FEDS DENY TEXAS WOMEN’S HEALTH MONEY. The federal government will not renew funding for the the Women’s Health Program after the state cut Planned Parenthood clinics out of the program, US Health and Human Services Secretary Kathleen Sebelius said (3/9). Perry said he would come up with the $30 mln to make up the 90% federal share of the cost to care for 130,000 poor women with state funds, although nobody is saying where the money will come from in the cash-strapped state budget. Critics say that without Planned Parenthood clinics the program won’t have the capacity to operate as well as it does now. TexasTribune.org reported (3/9) that Planned Parenthood treats 45% of the program’s clients, even though those clinics make up less than 2% of the program’s clinics. State officials are confident that the remaining clinics that aren’t affiliated with abortion providers can take care of the Planned Parenthood clients. But opponents of the Planned Parenthood cuts argue that many of the remaining clinics are run by individual doctors who are unlikely to want to take on more government-subsidized patients.

SENATE REJECTS KEYSTONE XL PIPELINE. A Republican amendment by Sen. John Hoeven (R-N.D.) to force immediate approval of the controversial Keystone XL tar sands pipeline failed to get the 60 votes it needed, on a 56-42 vote. Democrats Max Baucus (MT), Begich (AK), Conrad (ND), Hagan (NC), Landrieu (LA), Manchin (WV), McCaskill (MO), Pryor (AR), Tester (MT), and Webb (VA) voted with Senate Republicans to strip authority for the pipeline’s approval from the president of the US. Brad Johnson of ThinkProgress Green noted (3/8) that despite the intensity of climate activism, New England Republicans Ayotte (NH), Brown (MA), Collins (ME) and Snowe (ME) stayed with the Republican bloc in favor of the Keystone XL pipeline. The amendment was attached to the unrelated highway funding bill.

Before that vote, an amendment by Sen. Ron Wyden (D-Ore.) to keep the tar sands pipeline American-made and keep its oil for American markets was defeated 33-65. The amendment to the unrelated highway bill was designed to expose the hypocrisy of Keystone XL advocates who have argued that the foreign-owned, foreign-oil pipeline was a patriotic American priority, Johnson noted at ThinkProgress.org. As Sen. Hoeven admitted before the vote, the passage of this amendment would doom the project — because Keystone XL’s owner, TransCanada, intends to build the pipeline with foreign steel and ship its foreign oil for export to foreign markets.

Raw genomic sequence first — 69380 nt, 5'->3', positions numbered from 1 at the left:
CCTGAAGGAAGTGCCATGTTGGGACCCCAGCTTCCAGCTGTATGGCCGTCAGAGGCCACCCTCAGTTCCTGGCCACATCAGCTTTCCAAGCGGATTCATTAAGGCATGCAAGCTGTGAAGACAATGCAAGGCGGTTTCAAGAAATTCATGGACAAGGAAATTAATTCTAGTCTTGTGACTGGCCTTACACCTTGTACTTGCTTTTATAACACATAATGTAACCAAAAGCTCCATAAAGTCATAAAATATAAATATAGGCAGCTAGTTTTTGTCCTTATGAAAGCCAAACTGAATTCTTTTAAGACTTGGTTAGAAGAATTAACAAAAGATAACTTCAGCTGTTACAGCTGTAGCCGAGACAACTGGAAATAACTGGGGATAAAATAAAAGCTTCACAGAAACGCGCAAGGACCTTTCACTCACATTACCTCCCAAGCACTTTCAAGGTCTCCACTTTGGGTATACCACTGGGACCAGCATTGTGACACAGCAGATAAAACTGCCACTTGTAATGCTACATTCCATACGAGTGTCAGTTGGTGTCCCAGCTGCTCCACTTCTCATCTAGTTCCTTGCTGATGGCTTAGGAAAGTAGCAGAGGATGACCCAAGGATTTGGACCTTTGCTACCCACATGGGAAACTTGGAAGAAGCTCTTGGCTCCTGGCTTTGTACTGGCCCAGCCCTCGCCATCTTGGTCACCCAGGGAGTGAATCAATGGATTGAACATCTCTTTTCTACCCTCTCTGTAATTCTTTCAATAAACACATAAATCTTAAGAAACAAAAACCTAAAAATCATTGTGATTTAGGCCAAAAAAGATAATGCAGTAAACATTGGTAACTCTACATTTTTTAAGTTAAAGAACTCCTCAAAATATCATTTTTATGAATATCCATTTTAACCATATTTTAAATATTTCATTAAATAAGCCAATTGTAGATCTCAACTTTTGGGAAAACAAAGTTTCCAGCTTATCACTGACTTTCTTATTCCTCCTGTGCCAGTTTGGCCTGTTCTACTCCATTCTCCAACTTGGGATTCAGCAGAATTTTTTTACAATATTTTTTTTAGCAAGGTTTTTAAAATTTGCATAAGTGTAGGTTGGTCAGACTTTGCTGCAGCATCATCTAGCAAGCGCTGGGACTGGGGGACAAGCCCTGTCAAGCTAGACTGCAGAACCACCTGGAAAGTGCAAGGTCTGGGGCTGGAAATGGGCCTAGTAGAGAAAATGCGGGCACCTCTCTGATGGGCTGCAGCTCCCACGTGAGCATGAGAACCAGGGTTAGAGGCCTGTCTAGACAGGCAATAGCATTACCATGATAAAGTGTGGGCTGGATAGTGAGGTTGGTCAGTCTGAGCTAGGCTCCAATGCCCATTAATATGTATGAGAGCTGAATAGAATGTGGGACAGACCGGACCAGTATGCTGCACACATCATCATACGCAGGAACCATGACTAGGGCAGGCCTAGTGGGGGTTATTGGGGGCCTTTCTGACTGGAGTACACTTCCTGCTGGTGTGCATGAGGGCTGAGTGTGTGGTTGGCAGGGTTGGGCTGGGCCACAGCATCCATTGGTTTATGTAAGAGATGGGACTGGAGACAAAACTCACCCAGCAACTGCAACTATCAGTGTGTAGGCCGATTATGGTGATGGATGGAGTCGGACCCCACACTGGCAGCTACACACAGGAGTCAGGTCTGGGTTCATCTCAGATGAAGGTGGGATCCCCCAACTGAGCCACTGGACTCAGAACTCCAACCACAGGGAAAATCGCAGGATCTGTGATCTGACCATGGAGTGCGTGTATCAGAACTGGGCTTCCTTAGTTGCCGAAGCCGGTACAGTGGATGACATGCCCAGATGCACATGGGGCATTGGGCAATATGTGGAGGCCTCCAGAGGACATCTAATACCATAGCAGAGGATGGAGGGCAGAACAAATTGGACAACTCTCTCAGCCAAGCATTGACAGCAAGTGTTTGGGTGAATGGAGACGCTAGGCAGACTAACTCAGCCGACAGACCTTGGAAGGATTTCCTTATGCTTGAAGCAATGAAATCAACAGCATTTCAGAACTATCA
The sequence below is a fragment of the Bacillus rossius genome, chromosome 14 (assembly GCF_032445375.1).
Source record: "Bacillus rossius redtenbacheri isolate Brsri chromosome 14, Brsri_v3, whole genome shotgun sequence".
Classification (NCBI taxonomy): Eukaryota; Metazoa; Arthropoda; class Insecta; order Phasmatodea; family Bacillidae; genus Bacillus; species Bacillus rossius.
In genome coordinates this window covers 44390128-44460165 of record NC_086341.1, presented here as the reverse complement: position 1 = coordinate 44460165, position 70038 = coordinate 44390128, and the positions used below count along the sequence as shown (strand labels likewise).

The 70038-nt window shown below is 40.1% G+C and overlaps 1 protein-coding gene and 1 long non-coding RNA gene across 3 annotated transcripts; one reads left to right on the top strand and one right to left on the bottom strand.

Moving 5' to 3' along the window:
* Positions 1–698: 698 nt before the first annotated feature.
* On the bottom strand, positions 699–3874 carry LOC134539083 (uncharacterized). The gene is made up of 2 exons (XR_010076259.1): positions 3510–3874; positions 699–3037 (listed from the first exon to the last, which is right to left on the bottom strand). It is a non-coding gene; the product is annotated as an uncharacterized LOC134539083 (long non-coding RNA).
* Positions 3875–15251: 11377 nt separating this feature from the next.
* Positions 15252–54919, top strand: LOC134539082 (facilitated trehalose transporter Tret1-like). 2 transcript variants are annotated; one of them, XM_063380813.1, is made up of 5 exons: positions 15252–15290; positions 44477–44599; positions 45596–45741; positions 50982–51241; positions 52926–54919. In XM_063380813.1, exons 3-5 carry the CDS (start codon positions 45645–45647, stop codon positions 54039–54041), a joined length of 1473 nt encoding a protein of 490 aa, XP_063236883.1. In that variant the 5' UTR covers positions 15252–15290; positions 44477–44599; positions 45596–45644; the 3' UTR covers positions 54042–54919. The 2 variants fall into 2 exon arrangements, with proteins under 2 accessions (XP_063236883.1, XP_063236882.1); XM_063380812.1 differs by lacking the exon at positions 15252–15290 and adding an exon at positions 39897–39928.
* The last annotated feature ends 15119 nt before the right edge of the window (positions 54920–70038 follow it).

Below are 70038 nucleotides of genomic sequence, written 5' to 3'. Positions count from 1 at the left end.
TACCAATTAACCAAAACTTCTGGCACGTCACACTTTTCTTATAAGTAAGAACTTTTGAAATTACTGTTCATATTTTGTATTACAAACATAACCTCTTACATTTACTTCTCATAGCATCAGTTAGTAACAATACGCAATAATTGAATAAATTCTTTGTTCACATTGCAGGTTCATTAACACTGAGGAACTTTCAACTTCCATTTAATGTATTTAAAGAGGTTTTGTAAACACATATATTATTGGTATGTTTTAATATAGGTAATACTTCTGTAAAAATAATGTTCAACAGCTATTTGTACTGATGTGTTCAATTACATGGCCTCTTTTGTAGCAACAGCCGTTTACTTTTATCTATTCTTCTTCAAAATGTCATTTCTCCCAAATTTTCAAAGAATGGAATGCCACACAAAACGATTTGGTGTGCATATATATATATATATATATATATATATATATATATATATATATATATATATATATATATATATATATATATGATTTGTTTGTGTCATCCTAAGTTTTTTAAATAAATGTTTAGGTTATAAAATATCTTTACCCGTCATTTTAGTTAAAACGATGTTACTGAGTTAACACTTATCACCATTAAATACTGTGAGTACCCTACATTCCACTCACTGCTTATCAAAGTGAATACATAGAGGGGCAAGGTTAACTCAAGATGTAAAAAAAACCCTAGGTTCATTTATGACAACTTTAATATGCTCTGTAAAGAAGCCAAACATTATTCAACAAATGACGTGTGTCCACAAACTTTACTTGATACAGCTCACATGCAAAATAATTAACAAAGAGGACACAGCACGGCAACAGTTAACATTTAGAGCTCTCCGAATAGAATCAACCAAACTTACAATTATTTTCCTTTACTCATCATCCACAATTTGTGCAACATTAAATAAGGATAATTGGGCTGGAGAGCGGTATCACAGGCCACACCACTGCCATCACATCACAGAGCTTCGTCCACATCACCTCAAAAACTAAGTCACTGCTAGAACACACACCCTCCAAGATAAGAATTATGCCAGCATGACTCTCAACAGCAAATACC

GOP BLOCKS JUDGE NOMINEES IN SNIT. Senate Majority Leader Harry Reid (D-Nev.) tried to shake loose the logjam of federal judicial nominees by moving to approve 17 of President Obama’s nominees with little success (3/13). Minority Leader Mitch McConnell (R-Ky.) admitted that, even though the judges will be confirmed eventually, he was blocking them because he was upset that Reid was making him look bad.

Ian Milhiser noted at ThinkProgress.org (3/13), “If this is truly McConnell’s reason for blocking these judges, then he just made an absolutely shocking admission. Thanks to excessive judicial vacancies, America’s courts are increasingly unable to function. In some courts, judges are so overburdened they have to rush major felony cases through as if they involved minor traffic violations. In one court, felony caseloads nearly doubled in just two years. Every court that is unable to handle its caseload means wrongly fired workers waiting months or years for justice and businesses that must delay making new hires until they are sure they won’t be hit with an unwarranted legal judgment. And yet McConnell says he is willing to punish all of these workers and businesses because he is upset that Reid has made him look bad. America can ill afford this kind of tantrum.”

Milhiser and Adam Peck noted (3/12) that obstruction of judicial nominees has skyrocketed, as the average Obama nominee must wait nearly four times as long for a vote as the average nominee at this point in the Bush presidency. The number of days between committee approval and a Senate vote for circuit court judges averaged 28 days for Bush appointees and 136 days for Obama appointees. The wait for district judges averaged 22 days for Bush appointees and 93 days for Obama appointees, according to the Senate Judiciary Committee.

Federal courts reported 83 current vacancies, with 39 nominees pending (3/13).

From The Progressive Populist, April 1, 2012